Reconnecting Roots, Strengthening Neighborly Bonds
By Terelle Jerricks, Managing Editor
On Nov. 7, Angels Gate Cultural Center was the site for A Gathering of Angels: Studio Artists from 1985–2015, an exhibition of former and current Studio Artists to kick off the center’s 30th anniversary.
A Gathering of Angels includes the work of 16 alumni artists and 45 current studio artists. The three downstairs galleries will set the stage for a cacophonous gathering of bold and diverse artists representing every year of Angels Gate Cultural Center’s history. The work delivers messages of awakening, shining light on issues ranging from the local to the international.
Angels Gate Cultural Center itself serves as a source of inspiration. Oil paintings of stunning views of Catalina Island, a history of the adjacent Gaffey Street pool, and a postcard-style rendering of its landmark flag pole is proof of this inspiration.
The works chosen for display are strongly inspired by the park’s ocean views in varied materials and mediums. It’s apparent they were inspired by the formal and abstract potential of beach trash and port architecture. The cultural landscape and the diversity of San Pedro also play a prominent role in making connections between artists.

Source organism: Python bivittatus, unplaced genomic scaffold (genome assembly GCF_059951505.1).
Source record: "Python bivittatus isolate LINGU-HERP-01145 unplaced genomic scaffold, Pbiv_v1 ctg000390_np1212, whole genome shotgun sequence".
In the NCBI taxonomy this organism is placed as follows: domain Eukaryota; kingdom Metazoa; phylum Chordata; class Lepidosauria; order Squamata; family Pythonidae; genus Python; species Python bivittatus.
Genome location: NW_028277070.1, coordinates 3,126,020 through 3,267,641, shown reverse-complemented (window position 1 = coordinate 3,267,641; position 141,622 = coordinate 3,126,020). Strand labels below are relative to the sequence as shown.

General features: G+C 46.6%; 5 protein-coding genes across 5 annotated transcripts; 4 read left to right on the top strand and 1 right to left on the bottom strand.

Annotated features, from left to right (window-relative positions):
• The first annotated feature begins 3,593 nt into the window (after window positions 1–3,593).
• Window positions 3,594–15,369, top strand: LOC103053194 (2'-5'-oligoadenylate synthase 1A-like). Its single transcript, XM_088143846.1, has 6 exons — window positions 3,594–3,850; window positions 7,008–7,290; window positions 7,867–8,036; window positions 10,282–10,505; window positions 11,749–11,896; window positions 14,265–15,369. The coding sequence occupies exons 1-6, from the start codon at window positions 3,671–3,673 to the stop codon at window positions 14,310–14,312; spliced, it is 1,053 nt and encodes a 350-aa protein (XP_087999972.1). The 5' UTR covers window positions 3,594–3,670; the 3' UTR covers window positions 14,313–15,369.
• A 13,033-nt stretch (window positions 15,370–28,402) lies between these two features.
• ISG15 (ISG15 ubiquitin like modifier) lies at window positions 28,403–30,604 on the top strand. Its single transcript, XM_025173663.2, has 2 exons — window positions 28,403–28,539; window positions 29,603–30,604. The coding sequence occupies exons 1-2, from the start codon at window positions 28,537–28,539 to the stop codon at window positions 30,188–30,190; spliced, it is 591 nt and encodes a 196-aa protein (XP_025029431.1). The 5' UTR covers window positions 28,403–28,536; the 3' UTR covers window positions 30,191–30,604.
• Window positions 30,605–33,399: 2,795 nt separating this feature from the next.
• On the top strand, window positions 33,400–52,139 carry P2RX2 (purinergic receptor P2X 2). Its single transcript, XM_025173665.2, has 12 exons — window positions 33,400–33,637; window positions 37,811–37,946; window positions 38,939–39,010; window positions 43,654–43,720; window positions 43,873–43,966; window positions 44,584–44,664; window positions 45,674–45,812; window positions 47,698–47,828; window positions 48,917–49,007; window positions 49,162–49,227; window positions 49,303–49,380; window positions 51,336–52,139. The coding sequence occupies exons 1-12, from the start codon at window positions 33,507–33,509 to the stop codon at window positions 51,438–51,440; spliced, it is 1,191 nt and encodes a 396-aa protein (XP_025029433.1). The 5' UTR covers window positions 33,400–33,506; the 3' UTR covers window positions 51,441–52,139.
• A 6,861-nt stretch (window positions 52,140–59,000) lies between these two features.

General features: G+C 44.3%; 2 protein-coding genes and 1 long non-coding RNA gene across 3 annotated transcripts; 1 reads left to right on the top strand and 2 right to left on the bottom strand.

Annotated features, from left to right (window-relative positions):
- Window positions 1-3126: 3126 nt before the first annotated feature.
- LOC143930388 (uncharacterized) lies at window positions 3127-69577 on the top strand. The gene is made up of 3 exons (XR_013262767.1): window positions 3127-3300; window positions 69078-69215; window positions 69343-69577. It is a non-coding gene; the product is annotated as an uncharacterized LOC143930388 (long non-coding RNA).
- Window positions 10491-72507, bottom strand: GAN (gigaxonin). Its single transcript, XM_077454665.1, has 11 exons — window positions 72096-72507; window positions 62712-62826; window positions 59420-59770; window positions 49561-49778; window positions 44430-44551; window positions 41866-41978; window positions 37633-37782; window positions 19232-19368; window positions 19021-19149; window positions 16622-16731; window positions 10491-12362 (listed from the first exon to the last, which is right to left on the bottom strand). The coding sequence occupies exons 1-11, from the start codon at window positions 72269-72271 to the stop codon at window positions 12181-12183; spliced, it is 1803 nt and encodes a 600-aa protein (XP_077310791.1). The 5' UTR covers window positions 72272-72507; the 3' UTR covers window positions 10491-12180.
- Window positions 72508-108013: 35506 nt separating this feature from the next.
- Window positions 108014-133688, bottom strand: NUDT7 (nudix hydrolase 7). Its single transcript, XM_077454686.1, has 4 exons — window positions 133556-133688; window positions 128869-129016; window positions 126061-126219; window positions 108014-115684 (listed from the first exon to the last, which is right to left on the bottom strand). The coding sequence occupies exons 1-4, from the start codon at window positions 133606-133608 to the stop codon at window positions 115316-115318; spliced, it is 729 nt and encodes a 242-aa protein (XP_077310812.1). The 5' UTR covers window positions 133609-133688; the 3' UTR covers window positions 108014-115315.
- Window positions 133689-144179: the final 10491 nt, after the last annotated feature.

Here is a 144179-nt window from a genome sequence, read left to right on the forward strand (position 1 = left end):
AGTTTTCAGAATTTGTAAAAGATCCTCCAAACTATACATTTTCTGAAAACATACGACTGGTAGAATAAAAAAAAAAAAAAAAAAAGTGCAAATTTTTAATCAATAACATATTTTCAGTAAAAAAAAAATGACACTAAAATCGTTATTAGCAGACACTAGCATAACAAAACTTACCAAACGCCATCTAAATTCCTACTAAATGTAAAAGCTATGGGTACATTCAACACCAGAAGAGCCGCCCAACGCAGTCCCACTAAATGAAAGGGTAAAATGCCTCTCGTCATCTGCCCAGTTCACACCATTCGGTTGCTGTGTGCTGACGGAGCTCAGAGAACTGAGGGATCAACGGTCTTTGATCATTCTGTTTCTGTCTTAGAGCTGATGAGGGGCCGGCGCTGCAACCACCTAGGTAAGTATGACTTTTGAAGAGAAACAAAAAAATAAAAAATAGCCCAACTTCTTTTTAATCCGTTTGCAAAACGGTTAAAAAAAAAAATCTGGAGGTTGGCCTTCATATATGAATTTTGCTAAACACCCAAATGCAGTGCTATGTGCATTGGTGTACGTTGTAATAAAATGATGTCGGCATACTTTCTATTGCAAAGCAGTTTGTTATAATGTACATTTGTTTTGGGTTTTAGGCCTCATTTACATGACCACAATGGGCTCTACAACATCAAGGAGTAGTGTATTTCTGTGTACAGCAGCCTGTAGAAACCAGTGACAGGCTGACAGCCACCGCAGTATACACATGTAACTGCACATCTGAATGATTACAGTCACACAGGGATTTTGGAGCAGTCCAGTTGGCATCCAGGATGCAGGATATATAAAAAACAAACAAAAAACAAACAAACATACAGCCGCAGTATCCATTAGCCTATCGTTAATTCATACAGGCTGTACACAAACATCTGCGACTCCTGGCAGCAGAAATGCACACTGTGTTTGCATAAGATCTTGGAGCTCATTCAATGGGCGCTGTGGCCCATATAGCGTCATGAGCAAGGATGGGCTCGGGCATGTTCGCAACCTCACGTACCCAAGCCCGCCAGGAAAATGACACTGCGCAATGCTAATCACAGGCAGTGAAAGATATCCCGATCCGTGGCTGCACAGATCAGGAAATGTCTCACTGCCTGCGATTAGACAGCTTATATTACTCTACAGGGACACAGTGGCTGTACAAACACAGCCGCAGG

The show’s curator, Martabella Wasserman, said she took advantage of the unique opportunity of capturing a bit of the center’s history from the founding art colonists who were there at the very beginning.
Wasserman gave artists one simple parameter for the show: that the work fits in the limited space of 2 cubic feet.
“I always think it’s more fun to give an artist minimal [space] constraints rather than a conceptual constraint,” Wasserman said
Through curating this show, Wasserman said she enjoyed seeing how community, shared space and geography informed the themes that emerged as she worked with these artists from different periods of the center’s growth.
Executive Director Amy Eriksen, spent several years as Angels Gates’ director of education before she was elevated to interim executive director. She expressed a keen interest in returning the center to its roots after spending the past year pouring over old documents and talking to board members, and past and present studio artists.
Eriksen drew upon her experience as an alumnus of Idyllwild Arts Academy, a prestigious pre-professional arts training school with a comprehensive college preparatory.
“I spent many summers at Idyllwild Arts and was very lucky there was a camp there, and to have been able to walk with Dr. Max and Mrs. Beatrice Krone, who were the ones that started that space,” Eriksen said. “When I was in middle school, he’d walk with a walker down the walkway, and he would sit down and I would catch him and have him tell me a story.”
Eriksen, in many ways, took that same approach at Angels Gate, talking with founding artist Muriel Olguin and her contemporaries, such as Sam Arno.
“The process of taking over a space for a new use is very important to me,” Eriksen said.